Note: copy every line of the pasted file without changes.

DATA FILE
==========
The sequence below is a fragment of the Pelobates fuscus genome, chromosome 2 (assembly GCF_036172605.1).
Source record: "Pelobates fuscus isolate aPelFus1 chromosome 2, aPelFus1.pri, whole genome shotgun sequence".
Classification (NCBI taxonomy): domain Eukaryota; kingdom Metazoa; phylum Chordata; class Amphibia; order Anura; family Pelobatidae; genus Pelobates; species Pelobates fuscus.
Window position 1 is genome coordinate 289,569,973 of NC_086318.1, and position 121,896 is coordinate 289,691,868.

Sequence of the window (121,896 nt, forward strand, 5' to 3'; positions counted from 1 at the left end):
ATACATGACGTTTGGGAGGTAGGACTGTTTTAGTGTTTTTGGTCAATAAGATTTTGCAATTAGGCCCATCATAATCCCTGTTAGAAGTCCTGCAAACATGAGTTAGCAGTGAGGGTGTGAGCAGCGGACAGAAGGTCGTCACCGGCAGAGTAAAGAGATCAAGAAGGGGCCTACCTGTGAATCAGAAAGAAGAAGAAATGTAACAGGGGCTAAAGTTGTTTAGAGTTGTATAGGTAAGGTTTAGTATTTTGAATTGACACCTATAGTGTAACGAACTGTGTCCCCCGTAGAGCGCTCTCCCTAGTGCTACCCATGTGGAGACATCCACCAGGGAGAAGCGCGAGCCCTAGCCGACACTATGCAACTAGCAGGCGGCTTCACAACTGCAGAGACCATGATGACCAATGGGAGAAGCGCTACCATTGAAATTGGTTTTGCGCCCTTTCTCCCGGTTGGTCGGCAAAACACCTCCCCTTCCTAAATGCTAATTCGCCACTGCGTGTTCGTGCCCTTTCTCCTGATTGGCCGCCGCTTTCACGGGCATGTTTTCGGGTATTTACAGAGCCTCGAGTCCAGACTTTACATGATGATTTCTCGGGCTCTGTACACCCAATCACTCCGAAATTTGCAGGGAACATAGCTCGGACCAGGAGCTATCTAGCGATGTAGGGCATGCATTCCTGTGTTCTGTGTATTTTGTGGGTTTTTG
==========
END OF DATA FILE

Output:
The sequence below is a fragment of the Pelobates fuscus genome, chromosome 2 (assembly GCF_036172605.1).
Source record: "Pelobates fuscus isolate aPelFus1 chromosome 2, aPelFus1.pri, whole genome shotgun sequence".
Classification (NCBI taxonomy): domain Eukaryota; kingdom Metazoa; phylum Chordata; class Amphibia; order Anura; family Pelobatidae; genus Pelobates; species Pelobates fuscus.
Window position 1 is genome coordinate 289,569,973 of NC_086318.1, and position 121,896 is coordinate 289,691,868.

Sequence of the window (121,896 nt, forward strand, 5' to 3'; positions counted from 1 at the left end):
ATACATGACGTTTGGGAGGTAGGACTGTTTTAGTGTTTTTGGTCAATAAGATTTTGCAATTAGGCCCATCATAATCCCTGTTAGAAGTCCTGCAAACATGAGTTAGCAGTGAGGGTGTGAGCAGCGGACAGAAGGTCGTCACCGGCAGAGTAAAGAGATCAAGAAGGGGCCTACCTGTGAATCAGAAAGAAGAAGAAATGTAACAGGGGCTAAAGTTGTTTAGAGTTGTATAGGTAAGGTTTAGTATTTTGAATTGACACCTATAGTGTAACGAACTGTGTCCCCCGTAGAGCGCTCTCCCTAGTGCTACCCATGTGGAGACATCCACCAGGGAGAAGCGCGAGCCCTAGCCGACACTATGCAACTAGCAGGCGGCTTCACAACTGCAGAGACCATGATGACCAATGGGAGAAGCGCTACCATTGAAATTGGTTTTGCGCCCTTTCTCCCGGTTGGTCGGCAAAACACCTCCCCTTCCTAAATGCTAATTCGCCACTGCGTGTTCGTGCCCTTTCTCCTGATTGGCCGCCGCTTTCACGGGCATGTTTTCGGGTATTTACAGAGCCTCGAGTCCAGACTTTACATGATGATTTCTCGGGCTCTGTACACCCAATCACTCCGAAATTTGCAGGGAACATAGCTCGGACCAGGAGCTATCTAGCGATGTAGGGCATGCATTCCTGTGTTCTGTGTATTTTGTGGGTTTTTG